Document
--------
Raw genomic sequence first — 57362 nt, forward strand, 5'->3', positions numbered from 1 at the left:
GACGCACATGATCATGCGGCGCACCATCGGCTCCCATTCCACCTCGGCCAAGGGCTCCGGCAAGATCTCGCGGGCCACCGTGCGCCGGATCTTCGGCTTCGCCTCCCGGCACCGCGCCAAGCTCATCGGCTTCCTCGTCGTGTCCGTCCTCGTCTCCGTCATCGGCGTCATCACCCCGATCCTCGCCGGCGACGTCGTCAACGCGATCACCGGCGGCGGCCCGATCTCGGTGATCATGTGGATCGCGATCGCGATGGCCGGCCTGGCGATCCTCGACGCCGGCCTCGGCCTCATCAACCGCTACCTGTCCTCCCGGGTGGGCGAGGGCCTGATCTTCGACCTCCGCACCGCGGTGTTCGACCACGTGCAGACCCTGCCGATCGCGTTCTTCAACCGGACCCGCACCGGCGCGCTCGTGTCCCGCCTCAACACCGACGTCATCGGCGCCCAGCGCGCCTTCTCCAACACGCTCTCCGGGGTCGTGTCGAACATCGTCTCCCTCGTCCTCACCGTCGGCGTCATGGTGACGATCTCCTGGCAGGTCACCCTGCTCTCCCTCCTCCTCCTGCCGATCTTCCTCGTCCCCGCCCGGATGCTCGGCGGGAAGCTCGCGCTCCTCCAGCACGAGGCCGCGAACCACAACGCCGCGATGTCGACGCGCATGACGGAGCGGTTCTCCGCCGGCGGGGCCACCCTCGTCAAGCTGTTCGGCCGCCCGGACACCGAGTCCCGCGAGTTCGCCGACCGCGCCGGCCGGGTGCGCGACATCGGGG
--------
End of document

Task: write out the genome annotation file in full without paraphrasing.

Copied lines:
Raw genomic sequence first — 57362 nt, forward strand, 5'->3', positions numbered from 1 at the left:
GACGCACATGATCATGCGGCGCACCATCGGCTCCCATTCCACCTCGGCCAAGGGCTCCGGCAAGATCTCGCGGGCCACCGTGCGCCGGATCTTCGGCTTCGCCTCCCGGCACCGCGCCAAGCTCATCGGCTTCCTCGTCGTGTCCGTCCTCGTCTCCGTCATCGGCGTCATCACCCCGATCCTCGCCGGCGACGTCGTCAACGCGATCACCGGCGGCGGCCCGATCTCGGTGATCATGTGGATCGCGATCGCGATGGCCGGCCTGGCGATCCTCGACGCCGGCCTCGGCCTCATCAACCGCTACCTGTCCTCCCGGGTGGGCGAGGGCCTGATCTTCGACCTCCGCACCGCGGTGTTCGACCACGTGCAGACCCTGCCGATCGCGTTCTTCAACCGGACCCGCACCGGCGCGCTCGTGTCCCGCCTCAACACCGACGTCATCGGCGCCCAGCGCGCCTTCTCCAACACGCTCTCCGGGGTCGTGTCGAACATCGTCTCCCTCGTCCTCACCGTCGGCGTCATGGTGACGATCTCCTGGCAGGTCACCCTGCTCTCCCTCCTCCTCCTGCCGATCTTCCTCGTCCCCGCCCGGATGCTCGGCGGGAAGCTCGCGCTCCTCCAGCACGAGGCCGCGAACCACAACGCCGCGATGTCGACGCGCATGACGGAGCGGTTCTCCGCCGGCGGGGCCACCCTCGTCAAGCTGTTCGGCCGCCCGGACACCGAGTCCCGCGAGTTCGCCGACCGCGCCGGCCGGGTGCGCGACATCGGGG